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Congress Stalemate Affects FAA Employees At BWI

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Derek Valcourt 370x278 Derek Valcourt
Derek Valcourt began working at WJZ in September 2002. His first major...
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WASHINGTON (WJZ) — The newest stalemate in Congress is having a major impact on the nation’s airports.  A funding dispute in Washington has shut down the FAA, putting tens of thousands of people out of work across the country. 

Derek Valcourt has more on the impact here locally.

Passengers aren’t noting the difference; it’s construction contractors feeling the pain.

The nation’s air traffic controllers are still hard at work at BWI Thurgood Marshall and airports around the country, but it’s the rest of their FAA co-workers and their contractors who are now furloughed and out of work.  Their offices are now empty, smack in the middle of a partisan Congressional fight over federal funding.  It’s outraging Transportation Secretary Ray LaHood.

“I’m asking Congress to come back and do for the American people what they’ve been talking about: put 75,000 people back to work,” LaHood said.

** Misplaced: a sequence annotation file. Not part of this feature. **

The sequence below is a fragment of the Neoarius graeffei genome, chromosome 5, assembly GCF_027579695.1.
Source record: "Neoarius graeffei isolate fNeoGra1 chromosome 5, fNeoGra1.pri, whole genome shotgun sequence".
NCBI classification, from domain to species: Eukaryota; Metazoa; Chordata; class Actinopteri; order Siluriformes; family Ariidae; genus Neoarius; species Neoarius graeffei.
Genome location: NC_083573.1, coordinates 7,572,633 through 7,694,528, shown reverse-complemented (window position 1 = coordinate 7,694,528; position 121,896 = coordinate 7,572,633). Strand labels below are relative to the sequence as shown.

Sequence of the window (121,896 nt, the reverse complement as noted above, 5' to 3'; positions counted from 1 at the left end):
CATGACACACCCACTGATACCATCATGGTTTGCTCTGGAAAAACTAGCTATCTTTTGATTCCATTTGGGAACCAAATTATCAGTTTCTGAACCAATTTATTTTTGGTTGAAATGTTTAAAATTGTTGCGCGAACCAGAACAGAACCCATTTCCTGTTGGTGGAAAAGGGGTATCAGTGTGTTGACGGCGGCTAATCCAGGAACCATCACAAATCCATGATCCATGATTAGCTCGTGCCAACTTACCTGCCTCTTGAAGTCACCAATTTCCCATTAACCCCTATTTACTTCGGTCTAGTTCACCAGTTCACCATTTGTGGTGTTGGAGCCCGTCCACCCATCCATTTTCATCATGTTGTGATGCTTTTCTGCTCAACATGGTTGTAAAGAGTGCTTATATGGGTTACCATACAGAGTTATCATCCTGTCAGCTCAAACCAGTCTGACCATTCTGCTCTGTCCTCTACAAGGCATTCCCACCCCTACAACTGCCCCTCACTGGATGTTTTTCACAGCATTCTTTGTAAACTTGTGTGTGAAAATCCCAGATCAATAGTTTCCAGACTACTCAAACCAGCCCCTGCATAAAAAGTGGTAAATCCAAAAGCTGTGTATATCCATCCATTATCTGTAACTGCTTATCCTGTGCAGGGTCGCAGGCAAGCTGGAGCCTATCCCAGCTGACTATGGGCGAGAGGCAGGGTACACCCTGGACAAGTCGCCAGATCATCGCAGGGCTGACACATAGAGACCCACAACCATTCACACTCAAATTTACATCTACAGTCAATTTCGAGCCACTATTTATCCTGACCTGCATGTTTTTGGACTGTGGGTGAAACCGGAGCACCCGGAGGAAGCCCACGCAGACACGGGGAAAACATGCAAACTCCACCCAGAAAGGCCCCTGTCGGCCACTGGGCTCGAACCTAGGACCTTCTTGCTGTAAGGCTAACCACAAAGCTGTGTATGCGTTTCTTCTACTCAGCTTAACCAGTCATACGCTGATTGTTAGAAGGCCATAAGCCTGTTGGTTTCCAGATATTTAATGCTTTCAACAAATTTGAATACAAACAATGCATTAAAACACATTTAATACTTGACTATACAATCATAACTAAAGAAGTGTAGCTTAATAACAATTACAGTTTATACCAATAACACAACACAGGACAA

At issue is a $16 billion funding extension.  It’s normally routine but debates over union issues and government subsidies for seldom-flown routes have Congress at another impasse.  It’s a standoff that’s furloughed thousands of FAA employees, stalled 150 airport construction projects and cost $200 million in ticket taxes, lost because the FAA has no authority to collect them.

Both sides are blaming each other.

“It has already cost us $360 million.  This is from the party that is worried about fiscal responsibility,” said Rep. Steny Hoyer.

Already, the FAA issued stop work orders, affecting $14 million worth of Maryland projects, including work on a new radar system at BWI that would monitor traffic on airport runways.

“It’s a huge headache and, to be frank, ridiculous,” said BWI Executive Director Paul Wiedefeld.

Wiedefeld says not only is the shutdown stopping work on current projects in the middle of this construction season, they’re left without FAA workers to approve future construction projects.

“Every month that passes, we are pushing the envelope of when we can do work next season for some major work that we want to do, so that’s the biggest impact that we’re worried about right now,” Wiedefeld said.

The FAA funding standoff has now entered its 12th day.

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